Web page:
The first ports weren’t man-made – they were naturally occurring, something future port planning should take into account, argue Danilo and Claudio Flores, founders of Kybernesia
The famed Port of Piraeus, Greece, enabled Athens to become a seafaring city state. However, before the erection of artificial port facilities, ships anchored in the nearby Phaleron Bay. The local water-land interface provided ships with ample space for harbourage and protected them from currents and winds.
Shipbuilding, however, is one of mankind’s greatest inventions. Nature, thankfully, has provided environmental configurations to help nautical technology scale. The existence of port-like coastal areas allowed the first generation of deliberately designed vessels to safely lie in the roads. Ships outsizing canoes would not have been possible otherwise, not to speak of the sheltering of entire fleets.
Stripped down to its essence, a port is a confluence of geographical and hydrological features that facilitate ship traffic. Natural ports have been instrumental to humanity becoming seaborne. Today, with digitisation turning ports into interconnected smart hubs, nature might yet again have a helping hand in the evolution of naval technologies.
Back to basics
For example, swarm behaviour studied by biologists could become a design principle for co-ordinating the staggeringly complex interactions between humans brought on by global commerce. In the bird’s eye view of modern vessel-tracking software, the busy shipping lanes of the Seven Seas have become alive. The after-images of past voyages crystallise into a network of connections between major maritime hubs such as Rotterdam, Fujairah, and Singapore.
No man is an island, as the saying goes. Just like humans, ports also thrive on connectivity. However, being part of a bigger picture can come at a hefty price. Sometimes, the mistakes of others might have crippling effects on your own undertakings.
The devastating explosions in Tianjin harbour in China in 2015 scrambled delivery schedules and halted just-in-time supply chains throughout the entire shipping world. This system’s shock to global trade had a massive legal fallout. A tsunami of indemnity claims for delayed shipments kept maritime law boutiques busy for months and years to come. Affected carriers invoked force majeure clauses to fend off claims for compensation by their customers. But is the collapse of a human supply network akin to a natural disaster?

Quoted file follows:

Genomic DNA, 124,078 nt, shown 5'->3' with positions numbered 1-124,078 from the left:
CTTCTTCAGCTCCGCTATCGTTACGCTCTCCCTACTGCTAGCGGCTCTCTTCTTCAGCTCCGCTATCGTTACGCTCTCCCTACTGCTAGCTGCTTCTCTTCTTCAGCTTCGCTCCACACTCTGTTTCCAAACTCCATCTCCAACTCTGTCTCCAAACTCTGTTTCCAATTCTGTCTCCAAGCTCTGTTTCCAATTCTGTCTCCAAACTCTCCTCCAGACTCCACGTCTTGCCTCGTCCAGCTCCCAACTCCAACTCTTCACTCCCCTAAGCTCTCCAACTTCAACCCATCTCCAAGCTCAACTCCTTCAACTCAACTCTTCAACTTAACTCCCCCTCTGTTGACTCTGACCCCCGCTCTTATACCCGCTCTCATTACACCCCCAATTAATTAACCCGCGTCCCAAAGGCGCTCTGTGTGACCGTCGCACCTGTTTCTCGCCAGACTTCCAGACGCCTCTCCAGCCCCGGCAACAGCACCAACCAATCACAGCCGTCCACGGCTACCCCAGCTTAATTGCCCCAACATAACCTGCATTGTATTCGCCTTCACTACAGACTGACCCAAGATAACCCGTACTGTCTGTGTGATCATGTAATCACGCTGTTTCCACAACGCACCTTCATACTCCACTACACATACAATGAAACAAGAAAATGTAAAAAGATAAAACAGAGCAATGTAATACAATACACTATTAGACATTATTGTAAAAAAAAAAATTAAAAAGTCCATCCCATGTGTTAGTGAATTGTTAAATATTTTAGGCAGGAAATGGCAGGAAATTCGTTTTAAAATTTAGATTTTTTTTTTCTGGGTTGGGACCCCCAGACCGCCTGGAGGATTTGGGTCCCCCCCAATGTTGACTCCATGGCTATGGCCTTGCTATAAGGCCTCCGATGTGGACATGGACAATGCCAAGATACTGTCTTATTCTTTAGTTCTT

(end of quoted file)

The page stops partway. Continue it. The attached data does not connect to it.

We leave this tricky question to be answered by the legal guild. At Kybernesia, we are interested in how to make complex systems more resilient. Our consultancy applies design fiction and knowledge engineering to find bio-inspired solutions to complexity problems.
In our view, the vulnerability of global trade to single points of failure can be remedied by turning to social co-ordination recipes from nature. There is a growing body of scientific literature on how to tackle logistical optimisation problems with algorithms mimicking natural modes of self-organisation. For example, the term stigmergy refers to decentralised co-ordination in ant colonies.
Without any central authority, the colony manages to build supply lines to food sources. Re-organisation of disrupted supply chains might be left to the workings of such biomimetic algorithms. Instead of a panicking herd, you get a self-stabilising swarm. Ports, in this sense, become re-naturalised.